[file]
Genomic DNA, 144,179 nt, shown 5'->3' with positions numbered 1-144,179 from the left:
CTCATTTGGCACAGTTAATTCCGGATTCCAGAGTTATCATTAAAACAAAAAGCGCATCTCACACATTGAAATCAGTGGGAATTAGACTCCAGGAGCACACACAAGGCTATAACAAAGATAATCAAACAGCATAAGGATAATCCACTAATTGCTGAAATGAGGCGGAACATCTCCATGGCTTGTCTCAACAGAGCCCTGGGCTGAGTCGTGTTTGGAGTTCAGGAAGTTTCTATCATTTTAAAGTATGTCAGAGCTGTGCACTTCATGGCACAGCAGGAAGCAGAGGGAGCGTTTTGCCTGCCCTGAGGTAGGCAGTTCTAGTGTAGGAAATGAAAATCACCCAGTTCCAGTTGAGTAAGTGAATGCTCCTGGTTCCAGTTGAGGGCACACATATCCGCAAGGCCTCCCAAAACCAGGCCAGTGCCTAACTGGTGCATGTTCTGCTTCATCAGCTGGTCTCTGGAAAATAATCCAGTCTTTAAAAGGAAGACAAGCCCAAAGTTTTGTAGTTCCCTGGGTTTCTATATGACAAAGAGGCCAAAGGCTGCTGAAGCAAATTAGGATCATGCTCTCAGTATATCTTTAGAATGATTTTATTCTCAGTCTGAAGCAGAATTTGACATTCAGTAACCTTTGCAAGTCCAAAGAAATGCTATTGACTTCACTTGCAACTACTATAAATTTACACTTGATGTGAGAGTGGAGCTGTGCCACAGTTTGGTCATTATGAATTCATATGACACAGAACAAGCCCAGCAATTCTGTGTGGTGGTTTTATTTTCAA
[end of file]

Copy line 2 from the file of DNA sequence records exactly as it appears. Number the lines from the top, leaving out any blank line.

CTCATTTGGCACAGTTAATTCCGGATTCCAGAGTTATCATTAAAACAAAAAGCGCATCTCACACATTGAAATCAGTGGGAATTAGACTCCAGGAGCACACACAAGGCTATAACAAAGATAATCAAACAGCATAAGGATAATCCACTAATTGCTGAAATGAGGCGGAACATCTCCATGGCTTGTCTCAACAGAGCCCTGGGCTGAGTCGTGTTTGGAGTTCAGGAAGTTTCTATCATTTTAAAGTATGTCAGAGCTGTGCACTTCATGGCACAGCAGGAAGCAGAGGGAGCGTTTTGCCTGCCCTGAGGTAGGCAGTTCTAGTGTAGGAAATGAAAATCACCCAGTTCCAGTTGAGTAAGTGAATGCTCCTGGTTCCAGTTGAGGGCACACATATCCGCAAGGCCTCCCAAAACCAGGCCAGTGCCTAACTGGTGCATGTTCTGCTTCATCAGCTGGTCTCTGGAAAATAATCCAGTCTTTAAAAGGAAGACAAGCCCAAAGTTTTGTAGTTCCCTGGGTTTCTATATGACAAAGAGGCCAAAGGCTGCTGAAGCAAATTAGGATCATGCTCTCAGTATATCTTTAGAATGATTTTATTCTCAGTCTGAAGCAGAATTTGACATTCAGTAACCTTTGCAAGTCCAAAGAAATGCTATTGACTTCACTTGCAACTACTATAAATTTACACTTGATGTGAGAGTGGAGCTGTGCCACAGTTTGGTCATTATGAATTCATATGACACAGAACAAGCCCAGCAATTCTGTGTGGTGGTTTTATTTTCAA